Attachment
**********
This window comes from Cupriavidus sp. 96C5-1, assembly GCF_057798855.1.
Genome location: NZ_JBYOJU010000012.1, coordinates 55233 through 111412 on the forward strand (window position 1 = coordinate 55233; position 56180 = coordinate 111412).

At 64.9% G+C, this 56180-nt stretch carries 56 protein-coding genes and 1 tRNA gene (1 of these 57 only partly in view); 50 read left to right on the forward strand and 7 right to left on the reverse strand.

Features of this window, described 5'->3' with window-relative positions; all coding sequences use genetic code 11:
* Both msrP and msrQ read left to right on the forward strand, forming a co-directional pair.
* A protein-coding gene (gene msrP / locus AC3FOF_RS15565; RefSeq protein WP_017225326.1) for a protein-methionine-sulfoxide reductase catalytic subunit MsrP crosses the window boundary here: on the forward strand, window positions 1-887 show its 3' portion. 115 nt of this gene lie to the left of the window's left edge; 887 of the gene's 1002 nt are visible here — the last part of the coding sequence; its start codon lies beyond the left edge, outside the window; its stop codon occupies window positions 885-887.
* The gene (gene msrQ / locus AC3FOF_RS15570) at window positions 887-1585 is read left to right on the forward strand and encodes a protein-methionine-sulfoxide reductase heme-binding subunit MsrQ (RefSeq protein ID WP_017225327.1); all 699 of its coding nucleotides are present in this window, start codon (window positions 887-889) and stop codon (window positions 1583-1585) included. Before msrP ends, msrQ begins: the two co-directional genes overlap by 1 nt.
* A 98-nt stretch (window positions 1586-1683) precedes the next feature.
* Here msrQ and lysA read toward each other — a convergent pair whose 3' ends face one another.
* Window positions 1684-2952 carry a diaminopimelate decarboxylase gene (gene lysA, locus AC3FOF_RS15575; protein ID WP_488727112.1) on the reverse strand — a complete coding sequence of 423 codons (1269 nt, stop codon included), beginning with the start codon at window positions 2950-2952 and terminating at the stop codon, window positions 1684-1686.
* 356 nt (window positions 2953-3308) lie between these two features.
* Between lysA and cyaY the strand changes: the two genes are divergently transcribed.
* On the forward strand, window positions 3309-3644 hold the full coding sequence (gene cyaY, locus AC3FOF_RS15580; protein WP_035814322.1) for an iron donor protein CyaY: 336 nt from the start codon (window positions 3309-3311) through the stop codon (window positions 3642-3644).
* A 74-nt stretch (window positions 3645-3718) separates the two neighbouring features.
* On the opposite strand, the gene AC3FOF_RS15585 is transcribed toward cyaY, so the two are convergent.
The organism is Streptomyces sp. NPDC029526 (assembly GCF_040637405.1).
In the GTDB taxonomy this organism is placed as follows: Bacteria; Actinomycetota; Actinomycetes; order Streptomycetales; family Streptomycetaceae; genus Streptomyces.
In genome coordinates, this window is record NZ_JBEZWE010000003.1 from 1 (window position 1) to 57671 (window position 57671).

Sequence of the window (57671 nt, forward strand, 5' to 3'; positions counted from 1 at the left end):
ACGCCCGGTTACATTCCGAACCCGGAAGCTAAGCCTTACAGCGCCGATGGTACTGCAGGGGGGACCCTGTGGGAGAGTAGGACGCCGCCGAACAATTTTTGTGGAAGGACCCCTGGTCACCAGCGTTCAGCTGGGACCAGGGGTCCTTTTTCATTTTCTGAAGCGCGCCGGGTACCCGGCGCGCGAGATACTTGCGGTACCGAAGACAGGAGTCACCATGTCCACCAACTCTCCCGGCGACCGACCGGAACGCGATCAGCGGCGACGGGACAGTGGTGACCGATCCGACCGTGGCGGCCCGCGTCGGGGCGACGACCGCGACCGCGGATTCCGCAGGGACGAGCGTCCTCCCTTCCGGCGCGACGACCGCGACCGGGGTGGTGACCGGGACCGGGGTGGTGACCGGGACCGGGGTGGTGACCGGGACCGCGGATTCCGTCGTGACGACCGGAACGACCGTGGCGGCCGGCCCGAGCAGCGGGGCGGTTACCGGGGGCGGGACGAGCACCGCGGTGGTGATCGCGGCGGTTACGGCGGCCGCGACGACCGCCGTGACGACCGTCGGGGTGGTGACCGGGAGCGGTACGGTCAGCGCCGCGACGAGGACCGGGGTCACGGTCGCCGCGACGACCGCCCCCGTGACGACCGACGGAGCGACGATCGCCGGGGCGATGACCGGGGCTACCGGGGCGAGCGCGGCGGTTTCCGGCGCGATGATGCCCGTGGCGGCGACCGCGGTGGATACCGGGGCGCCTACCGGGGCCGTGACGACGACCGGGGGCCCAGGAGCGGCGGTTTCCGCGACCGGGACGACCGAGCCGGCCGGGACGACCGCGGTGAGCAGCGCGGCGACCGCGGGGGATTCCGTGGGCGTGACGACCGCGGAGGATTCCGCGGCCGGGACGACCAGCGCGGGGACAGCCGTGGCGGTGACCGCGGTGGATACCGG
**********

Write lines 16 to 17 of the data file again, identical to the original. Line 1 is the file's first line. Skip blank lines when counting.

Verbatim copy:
The organism is Streptomyces sp. NPDC029526 (assembly GCF_040637405.1).
In the GTDB taxonomy this organism is placed as follows: Bacteria; Actinomycetota; Actinomycetes; order Streptomycetales; family Streptomycetaceae; genus Streptomyces.